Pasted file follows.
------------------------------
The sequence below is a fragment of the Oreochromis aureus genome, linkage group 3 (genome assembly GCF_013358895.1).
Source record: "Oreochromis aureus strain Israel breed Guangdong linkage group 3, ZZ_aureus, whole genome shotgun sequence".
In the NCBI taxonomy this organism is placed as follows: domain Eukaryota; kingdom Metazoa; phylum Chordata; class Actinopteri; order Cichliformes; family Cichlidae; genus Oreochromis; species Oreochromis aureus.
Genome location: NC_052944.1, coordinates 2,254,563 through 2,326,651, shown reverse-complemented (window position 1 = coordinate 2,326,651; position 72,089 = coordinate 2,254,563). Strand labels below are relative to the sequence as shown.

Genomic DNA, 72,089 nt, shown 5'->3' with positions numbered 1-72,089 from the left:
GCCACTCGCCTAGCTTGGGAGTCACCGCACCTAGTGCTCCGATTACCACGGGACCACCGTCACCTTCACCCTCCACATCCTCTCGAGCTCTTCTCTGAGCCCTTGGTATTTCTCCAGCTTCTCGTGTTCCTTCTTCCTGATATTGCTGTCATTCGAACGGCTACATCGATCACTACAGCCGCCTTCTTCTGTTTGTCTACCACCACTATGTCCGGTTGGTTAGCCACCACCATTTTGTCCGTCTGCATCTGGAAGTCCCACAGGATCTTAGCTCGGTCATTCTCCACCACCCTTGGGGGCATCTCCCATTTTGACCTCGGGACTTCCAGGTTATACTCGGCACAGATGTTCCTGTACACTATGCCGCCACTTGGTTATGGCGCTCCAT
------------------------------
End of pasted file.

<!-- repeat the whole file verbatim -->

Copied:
The sequence below is a fragment of the Oreochromis aureus genome, linkage group 3 (genome assembly GCF_013358895.1).
Source record: "Oreochromis aureus strain Israel breed Guangdong linkage group 3, ZZ_aureus, whole genome shotgun sequence".
In the NCBI taxonomy this organism is placed as follows: domain Eukaryota; kingdom Metazoa; phylum Chordata; class Actinopteri; order Cichliformes; family Cichlidae; genus Oreochromis; species Oreochromis aureus.
Genome location: NC_052944.1, coordinates 2,254,563 through 2,326,651, shown reverse-complemented (window position 1 = coordinate 2,326,651; position 72,089 = coordinate 2,254,563). Strand labels below are relative to the sequence as shown.

Genomic DNA, 72,089 nt, shown 5'->3' with positions numbered 1-72,089 from the left:
GCCACTCGCCTAGCTTGGGAGTCACCGCACCTAGTGCTCCGATTACCACGGGACCACCGTCACCTTCACCCTCCACATCCTCTCGAGCTCTTCTCTGAGCCCTTGGTATTTCTCCAGCTTCTCGTGTTCCTTCTTCCTGATATTGCTGTCATTCGAACGGCTACATCGATCACTACAGCCGCCTTCTTCTGTTTGTCTACCACCACTATGTCCGGTTGGTTAGCCACCACCATTTTGTCCGTCTGCATCTGGAAGTCCCACAGGATCTTAGCTCGGTCATTCTCCACCACCCTTGGGGGCATCTCCCATTTTGACCTCGGGACTTCCAGGTTATACTCGGCACAGATGTTCCTGTACACTATGCCGCCACTTGGTTATGGCGCTCCAT